It is estimated that the parasite is responsible for losses of €90 million annually to Irish livestock farmers2. This comes via reduction in meat and milk yields, decreased fertility and higher rates of liver condemnations.
So what is liver fluke and why is it so damaging? When the animal ingests a liver fluke larvae, it eventually arrives in the small intestine. Here it develops into an immature liver fluke, which then burrows through the lining of the gut and continues towards the liver. A fluke’s ultimate goal is to settle in the bile duct, where it matures and lays eggs. However, to do so the developing fluke must first navigate through the liver and it is this process that causes losses in our animal.
The liver plays a vital role. It is responsible for the removal of harmful toxins from the system, the production of glucose (the body’s fuel source) and the synthesis of important proteins and antibodies which are key components of the immune system.
Young fluke tunnelling through an animal’s liver disrupt these mechanisms. Much like removing the fuel filter from a car engine, a reduction in the organ’s de-toxifying capacity will lead to a build-up of harmful agents in the system. Likewise, reducing the animal’s ability to synthesise glucose and certain proteins leads to production losses. In essence producing less fuel for the nutrients we take in. An underperforming liver also leads to an underperforming immune system, opening the door for other ailments.
Immature fluke do the damage
Once a fluke reaches the bile duct it matures and begins to lay eggs. Here it feeds on blood from the lining of the duct and, while a large infestation of mature fluke can lead to anaemia in the animal, the main losses associated with liver fluke come about during the immature stage of the parasite’s life cycle when it is boring tunnels through our liver. In other words, the immature fluke do the damage. However, with no fluke eggs we have no fluke, so it is just as important to remove adult liver fluke as it is immature fluke.
Triclabendazole is currently the only active ingredient effective against all stages of fluke – early immature, immature and adult.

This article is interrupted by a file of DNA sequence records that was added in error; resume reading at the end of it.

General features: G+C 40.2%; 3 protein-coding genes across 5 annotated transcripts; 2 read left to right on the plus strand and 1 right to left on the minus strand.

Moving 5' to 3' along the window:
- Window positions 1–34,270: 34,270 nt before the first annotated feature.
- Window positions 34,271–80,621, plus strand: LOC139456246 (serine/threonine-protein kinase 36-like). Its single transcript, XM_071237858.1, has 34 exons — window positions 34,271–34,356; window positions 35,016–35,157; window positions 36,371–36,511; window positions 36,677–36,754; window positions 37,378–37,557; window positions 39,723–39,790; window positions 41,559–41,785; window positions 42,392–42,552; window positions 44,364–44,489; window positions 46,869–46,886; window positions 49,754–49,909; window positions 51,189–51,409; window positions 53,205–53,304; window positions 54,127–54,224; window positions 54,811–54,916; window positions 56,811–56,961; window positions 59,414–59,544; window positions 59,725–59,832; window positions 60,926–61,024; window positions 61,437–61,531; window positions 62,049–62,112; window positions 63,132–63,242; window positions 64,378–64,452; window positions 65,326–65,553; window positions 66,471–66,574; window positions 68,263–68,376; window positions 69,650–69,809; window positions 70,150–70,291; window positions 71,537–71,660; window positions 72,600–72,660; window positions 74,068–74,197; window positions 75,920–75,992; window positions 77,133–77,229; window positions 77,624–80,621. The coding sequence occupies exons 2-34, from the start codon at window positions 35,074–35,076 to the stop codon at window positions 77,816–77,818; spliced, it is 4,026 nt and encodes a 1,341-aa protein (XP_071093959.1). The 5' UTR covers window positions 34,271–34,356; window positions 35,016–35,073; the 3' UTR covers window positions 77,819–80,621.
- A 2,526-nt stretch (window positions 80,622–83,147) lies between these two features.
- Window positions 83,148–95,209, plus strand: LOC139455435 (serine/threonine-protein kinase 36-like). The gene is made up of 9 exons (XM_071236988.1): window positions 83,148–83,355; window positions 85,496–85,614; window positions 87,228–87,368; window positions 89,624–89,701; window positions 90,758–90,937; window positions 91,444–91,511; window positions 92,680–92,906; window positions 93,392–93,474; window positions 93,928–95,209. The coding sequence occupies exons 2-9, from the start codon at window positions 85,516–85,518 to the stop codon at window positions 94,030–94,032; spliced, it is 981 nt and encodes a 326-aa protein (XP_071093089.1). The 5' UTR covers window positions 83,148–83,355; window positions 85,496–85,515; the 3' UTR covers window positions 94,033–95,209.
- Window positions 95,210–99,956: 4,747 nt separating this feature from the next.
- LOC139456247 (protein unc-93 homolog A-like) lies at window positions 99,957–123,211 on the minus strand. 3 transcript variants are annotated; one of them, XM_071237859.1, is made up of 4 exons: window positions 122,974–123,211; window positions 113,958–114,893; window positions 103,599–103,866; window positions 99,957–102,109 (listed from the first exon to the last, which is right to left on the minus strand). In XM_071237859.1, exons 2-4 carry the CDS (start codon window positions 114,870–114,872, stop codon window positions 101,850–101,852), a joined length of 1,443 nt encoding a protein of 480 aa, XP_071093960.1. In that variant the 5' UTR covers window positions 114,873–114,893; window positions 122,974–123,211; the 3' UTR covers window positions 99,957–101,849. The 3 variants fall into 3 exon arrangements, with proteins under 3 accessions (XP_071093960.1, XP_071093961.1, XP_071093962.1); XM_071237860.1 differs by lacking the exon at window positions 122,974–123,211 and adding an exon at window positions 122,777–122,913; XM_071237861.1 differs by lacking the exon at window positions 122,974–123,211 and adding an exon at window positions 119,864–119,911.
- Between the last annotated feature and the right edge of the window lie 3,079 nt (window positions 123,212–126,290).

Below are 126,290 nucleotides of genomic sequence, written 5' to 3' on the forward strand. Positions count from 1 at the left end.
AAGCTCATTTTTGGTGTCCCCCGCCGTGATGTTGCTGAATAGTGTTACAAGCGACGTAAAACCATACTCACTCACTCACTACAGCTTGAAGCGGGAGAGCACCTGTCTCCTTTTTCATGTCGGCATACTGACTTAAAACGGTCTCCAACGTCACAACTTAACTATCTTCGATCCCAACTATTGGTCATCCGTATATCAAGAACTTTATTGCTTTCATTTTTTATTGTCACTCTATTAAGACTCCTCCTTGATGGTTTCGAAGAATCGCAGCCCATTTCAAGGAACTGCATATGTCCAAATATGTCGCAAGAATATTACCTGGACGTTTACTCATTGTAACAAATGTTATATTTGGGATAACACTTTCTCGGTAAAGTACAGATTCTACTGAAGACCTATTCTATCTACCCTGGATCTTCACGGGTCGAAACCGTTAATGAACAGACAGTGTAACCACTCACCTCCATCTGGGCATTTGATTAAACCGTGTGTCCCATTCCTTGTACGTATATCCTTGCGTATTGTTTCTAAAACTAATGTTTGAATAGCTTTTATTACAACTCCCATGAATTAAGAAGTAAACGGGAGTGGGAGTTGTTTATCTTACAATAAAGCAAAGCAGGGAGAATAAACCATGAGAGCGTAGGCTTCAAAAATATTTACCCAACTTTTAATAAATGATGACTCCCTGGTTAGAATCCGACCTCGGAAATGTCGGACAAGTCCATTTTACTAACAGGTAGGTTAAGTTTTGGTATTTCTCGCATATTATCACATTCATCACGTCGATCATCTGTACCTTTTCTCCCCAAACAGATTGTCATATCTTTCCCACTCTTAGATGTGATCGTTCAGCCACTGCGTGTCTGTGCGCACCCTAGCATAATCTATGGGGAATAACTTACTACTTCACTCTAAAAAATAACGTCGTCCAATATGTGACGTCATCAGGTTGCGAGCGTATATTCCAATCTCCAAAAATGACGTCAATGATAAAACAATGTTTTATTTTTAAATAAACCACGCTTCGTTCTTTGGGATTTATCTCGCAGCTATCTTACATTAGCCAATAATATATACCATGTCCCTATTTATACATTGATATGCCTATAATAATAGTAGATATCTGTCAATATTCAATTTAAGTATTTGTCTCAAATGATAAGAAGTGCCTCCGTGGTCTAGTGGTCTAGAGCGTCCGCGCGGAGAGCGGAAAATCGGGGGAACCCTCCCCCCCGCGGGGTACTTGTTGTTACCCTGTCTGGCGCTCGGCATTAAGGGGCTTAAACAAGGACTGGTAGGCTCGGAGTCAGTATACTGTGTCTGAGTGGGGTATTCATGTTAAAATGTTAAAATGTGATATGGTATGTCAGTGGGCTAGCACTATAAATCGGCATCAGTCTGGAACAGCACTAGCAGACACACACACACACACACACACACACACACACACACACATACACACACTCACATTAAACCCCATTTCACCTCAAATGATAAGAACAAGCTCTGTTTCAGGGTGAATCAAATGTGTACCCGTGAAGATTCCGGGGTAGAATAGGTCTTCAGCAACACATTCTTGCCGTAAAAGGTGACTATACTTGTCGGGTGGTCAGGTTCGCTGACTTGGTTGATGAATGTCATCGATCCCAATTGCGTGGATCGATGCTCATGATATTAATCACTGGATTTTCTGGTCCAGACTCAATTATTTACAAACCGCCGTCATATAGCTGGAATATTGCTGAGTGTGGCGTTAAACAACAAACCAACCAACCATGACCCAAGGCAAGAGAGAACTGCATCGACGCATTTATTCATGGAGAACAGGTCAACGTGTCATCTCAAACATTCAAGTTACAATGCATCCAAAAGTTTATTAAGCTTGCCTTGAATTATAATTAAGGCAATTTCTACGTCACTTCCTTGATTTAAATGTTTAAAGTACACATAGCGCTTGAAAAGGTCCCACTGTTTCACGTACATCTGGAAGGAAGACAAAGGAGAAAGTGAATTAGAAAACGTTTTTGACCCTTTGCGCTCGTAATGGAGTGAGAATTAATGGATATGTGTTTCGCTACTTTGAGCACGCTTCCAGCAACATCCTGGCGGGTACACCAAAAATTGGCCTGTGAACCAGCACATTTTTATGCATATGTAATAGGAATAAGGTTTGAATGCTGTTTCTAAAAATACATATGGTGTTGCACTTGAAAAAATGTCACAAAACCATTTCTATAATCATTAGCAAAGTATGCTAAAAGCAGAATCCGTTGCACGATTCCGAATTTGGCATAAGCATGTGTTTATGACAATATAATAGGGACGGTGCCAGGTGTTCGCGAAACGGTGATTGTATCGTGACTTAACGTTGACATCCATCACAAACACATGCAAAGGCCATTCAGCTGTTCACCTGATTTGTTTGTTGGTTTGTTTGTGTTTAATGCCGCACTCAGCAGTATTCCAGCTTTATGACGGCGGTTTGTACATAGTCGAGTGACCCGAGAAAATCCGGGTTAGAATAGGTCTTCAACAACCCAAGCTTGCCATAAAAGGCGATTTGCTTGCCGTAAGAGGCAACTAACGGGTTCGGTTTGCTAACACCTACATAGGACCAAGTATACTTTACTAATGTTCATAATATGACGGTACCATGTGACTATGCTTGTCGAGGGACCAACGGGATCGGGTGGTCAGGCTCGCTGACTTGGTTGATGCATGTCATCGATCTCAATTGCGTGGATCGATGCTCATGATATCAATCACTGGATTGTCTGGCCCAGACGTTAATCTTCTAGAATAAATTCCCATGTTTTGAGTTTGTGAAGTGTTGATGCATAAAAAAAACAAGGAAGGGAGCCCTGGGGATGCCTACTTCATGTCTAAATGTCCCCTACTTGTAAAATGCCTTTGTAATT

The €20,000 problem
Based on a 2015 study, a significant outbreak of liver fluke has costs the average, 90-cow Irish dairy herd in the region of €20,0003. From a beef point of view, an infestation can have a negative effect on feed efficiency. This in turn drastically lengthens the finishing period – the most expensive part of a production system – and, as a double impact, this means we run the risk of missing carcase specifications and receiving a reduced price/kg at sale. UK research suggests an 80-day increase in feeding days where fluke infestation occurs in finishing cattle4.
“My land is too dry for fluke”
Earlier in 2018, a study was published by University College Dublin in which 49,000 faecal samples taken nationwide from cattle and sheep were analysed 5. The incidence of samples showing positive for liver fluke eggs in cattle was highest in the south of the country, where the majority of Ireland’s dairy herd reside. Trials like this show the importance of looking at fluke risk on a field-specific basis. A single wet area can act as a reservoir for fluke larvae. Mild, wet conditions are ideal, but other favourable scenarios could include muddy walkways or leaking water troughs. A striking conclusion of the paper5 was that temperature, not soil drainage or rainfall, was the most important variable in determining the risk of liver fluke infection.